As a kid, my friends were always chasing the next exam, the A+, the fancy school. Meanwhile, parents were busy showing off their kids’ achievements, wealth, and status like it was the Olympics of bragging. The mantra was simple: outwork and outshine everyone. This was drilled into us from a young age.

Success wasn’t just about being happy. Nope. It was about being better than everyone else—because who wants the shame of being average?

The Intrinsic Drive for a 996 Schedule

Now, let’s get one thing straight. If you’re starting your own thing, building a dream, or chasing a vision that truly matters to you, then yes, 996—or even 997—makes sense. The desire to push yourself to the limit should come from within, not because someone else imposed it on you. You should want to give it your all, and enjoy doing so—within reason.

The Problem with Expecting 996

However, when 996 is imposed by someone else, it’s a different story. Burnout, health issues, and even suicide…seems obvious, right? 

But let’s think from Jack Ma’s perspective for a moment.

9*9*6 = 486 vs 9*5*5 = 225

So, 996 = good. 9-to-5 = bad.

Oh wait, but we’re human.

But Does 996 Work?

Studies, like one from Stanford, show that working beyond 50 hours a week leads to a steep decline in productivity. Anything past 55 hours? Pointless. So, all those extra hours aren’t really adding value.

And I don’t know about you, but sitting for 12 hours at a desk will obliterate my back—it already does with 8, and I’m only 27. The health risks of sitting all day are real, from back pain to cardiovascular issues.

This is where Parkinson’s Law comes into play: work expands to fill the time available. In a 9-to-5, there’s already a lot of busy work—meetings that could be emails, mindless chit-chat, and extended breaks. The same applies to 996. Being physically present for 12 hours doesn’t mean you’re productive the whole time.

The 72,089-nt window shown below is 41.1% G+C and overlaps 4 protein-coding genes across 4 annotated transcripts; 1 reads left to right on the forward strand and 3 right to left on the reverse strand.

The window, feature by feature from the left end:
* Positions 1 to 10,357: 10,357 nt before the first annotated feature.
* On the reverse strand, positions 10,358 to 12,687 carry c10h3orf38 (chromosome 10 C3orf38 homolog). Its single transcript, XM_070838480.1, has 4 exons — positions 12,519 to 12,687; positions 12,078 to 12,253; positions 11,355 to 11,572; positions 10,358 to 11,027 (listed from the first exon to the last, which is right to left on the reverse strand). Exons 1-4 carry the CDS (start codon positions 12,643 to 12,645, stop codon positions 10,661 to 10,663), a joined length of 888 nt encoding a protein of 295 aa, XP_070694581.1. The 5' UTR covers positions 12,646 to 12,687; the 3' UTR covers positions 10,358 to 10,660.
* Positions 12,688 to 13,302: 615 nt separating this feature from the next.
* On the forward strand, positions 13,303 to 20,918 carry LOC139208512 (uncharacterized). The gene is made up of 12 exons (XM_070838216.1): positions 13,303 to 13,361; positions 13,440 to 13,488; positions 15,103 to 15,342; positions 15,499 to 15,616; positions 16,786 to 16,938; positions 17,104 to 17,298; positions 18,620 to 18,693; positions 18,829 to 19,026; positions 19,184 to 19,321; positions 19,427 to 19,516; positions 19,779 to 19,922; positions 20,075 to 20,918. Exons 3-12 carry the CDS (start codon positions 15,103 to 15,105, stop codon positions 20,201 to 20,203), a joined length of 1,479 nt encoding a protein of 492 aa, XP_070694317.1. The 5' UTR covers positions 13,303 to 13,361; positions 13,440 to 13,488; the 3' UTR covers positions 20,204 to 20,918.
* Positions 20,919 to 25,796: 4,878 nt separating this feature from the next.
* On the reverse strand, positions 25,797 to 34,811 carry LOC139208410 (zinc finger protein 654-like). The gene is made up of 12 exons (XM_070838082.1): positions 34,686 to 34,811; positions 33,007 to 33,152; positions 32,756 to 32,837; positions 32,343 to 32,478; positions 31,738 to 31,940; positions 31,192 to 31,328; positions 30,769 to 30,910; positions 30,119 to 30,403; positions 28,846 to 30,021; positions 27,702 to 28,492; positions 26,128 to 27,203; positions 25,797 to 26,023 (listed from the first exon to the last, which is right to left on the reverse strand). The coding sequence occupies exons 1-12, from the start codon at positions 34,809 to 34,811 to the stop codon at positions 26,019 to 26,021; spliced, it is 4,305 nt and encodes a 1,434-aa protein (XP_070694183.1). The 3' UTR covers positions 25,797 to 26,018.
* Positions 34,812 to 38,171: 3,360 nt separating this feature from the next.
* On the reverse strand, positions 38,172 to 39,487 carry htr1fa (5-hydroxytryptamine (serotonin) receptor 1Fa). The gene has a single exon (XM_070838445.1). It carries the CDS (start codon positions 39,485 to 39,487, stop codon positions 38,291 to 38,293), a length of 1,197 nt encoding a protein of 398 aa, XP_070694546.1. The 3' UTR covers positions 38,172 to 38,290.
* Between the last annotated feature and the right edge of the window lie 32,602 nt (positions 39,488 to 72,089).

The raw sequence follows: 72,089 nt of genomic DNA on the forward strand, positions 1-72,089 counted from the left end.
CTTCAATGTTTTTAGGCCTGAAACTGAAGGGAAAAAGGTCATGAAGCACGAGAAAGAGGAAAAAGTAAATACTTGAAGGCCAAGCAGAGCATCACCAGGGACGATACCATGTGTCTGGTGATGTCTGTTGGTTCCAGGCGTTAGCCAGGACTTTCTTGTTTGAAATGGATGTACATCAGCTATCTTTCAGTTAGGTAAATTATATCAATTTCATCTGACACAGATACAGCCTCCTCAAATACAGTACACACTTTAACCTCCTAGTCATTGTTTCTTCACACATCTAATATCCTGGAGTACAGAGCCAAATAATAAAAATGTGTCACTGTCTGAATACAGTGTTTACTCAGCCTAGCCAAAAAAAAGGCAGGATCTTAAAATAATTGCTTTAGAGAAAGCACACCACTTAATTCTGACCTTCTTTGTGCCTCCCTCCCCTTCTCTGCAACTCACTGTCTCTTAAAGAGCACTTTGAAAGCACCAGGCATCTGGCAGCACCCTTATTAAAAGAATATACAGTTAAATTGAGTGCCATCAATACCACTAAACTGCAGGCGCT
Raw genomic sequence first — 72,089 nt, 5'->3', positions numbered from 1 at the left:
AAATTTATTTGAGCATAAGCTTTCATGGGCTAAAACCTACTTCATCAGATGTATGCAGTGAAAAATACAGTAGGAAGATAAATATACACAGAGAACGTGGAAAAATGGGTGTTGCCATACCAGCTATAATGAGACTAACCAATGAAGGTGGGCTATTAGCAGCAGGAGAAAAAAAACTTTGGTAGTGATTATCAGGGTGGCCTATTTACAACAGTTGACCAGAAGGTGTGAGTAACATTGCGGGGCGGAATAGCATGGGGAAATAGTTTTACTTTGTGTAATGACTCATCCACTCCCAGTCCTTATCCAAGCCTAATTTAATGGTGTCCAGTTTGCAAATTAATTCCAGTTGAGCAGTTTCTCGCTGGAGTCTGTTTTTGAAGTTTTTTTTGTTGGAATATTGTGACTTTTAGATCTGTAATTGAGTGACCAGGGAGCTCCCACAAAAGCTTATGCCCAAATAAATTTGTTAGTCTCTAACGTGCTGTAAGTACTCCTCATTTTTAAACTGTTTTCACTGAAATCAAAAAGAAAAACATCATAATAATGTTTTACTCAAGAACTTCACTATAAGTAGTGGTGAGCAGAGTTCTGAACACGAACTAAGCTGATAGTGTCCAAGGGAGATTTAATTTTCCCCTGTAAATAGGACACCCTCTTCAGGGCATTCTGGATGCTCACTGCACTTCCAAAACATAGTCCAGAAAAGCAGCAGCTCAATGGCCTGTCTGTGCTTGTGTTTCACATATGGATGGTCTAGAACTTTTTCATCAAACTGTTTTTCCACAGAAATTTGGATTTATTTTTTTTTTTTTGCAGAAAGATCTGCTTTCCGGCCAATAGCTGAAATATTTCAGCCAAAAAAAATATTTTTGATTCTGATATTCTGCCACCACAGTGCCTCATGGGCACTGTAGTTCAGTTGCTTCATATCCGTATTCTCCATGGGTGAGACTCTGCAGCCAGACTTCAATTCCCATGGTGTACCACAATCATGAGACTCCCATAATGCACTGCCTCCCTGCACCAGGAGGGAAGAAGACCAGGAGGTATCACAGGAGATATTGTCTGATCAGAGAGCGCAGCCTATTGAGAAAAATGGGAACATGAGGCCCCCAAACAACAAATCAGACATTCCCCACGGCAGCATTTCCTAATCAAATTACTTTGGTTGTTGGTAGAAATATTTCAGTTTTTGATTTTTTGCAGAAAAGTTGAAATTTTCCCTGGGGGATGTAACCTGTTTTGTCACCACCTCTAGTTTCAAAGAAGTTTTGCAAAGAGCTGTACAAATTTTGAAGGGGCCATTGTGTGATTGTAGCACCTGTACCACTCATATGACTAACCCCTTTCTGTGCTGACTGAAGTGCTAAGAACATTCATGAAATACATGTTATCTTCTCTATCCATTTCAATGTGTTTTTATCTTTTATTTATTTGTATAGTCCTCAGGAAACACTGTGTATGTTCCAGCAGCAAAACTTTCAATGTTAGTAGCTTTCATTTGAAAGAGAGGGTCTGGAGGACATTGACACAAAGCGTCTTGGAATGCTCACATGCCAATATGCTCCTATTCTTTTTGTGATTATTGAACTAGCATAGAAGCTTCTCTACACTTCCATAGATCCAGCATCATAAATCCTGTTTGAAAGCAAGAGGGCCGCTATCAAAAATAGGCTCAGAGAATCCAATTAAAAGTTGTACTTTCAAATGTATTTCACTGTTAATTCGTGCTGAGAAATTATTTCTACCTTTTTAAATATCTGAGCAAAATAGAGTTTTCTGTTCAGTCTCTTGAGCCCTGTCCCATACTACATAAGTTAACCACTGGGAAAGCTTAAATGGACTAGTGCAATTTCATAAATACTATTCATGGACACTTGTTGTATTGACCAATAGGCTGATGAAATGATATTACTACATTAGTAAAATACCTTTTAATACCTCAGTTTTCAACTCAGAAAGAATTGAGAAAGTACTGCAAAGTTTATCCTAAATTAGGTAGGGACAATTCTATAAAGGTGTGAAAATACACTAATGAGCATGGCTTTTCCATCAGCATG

The Human Cost of 996

Do we live to work or work to live? If you have billionaire dreams, that’s cool. But if family, friends, or hobbies are priorities to you, working 12-hour days, 6 days a week, sounds soul-crushing.

Employee satisfaction is low, turnover is high, and mental health issues are rampant. No wonder some people decide to quit.

Is Work-Life Balance a Luxury?

It’s not a luxury if you want your employees to stick around. The Zoom generation definitely won’t.

We’ve realized that living to work doesn’t seem so great when you’re burnt out and unhappy. We’re not just 1s and 0s. We’re humans with lives outside of work.

As Jack Ma says: “If we find things we like, 996 is not a problem. If you don’t like [your work], every minute is torture.” 

So let’s find a balance, shall we?

Share This Post
Photo of author
The human who runs the ship. Occasional writer, occasional web developer. Yes, this is the guy who hired a raccoon (if you know, you know).

Latest Posts

Bite-Size Stories Of Life After College.

We show what life is like on the other side. One year, three years, ten years out: our interviews share what really goes on after you're handed your diploma. The best part? It’s all free.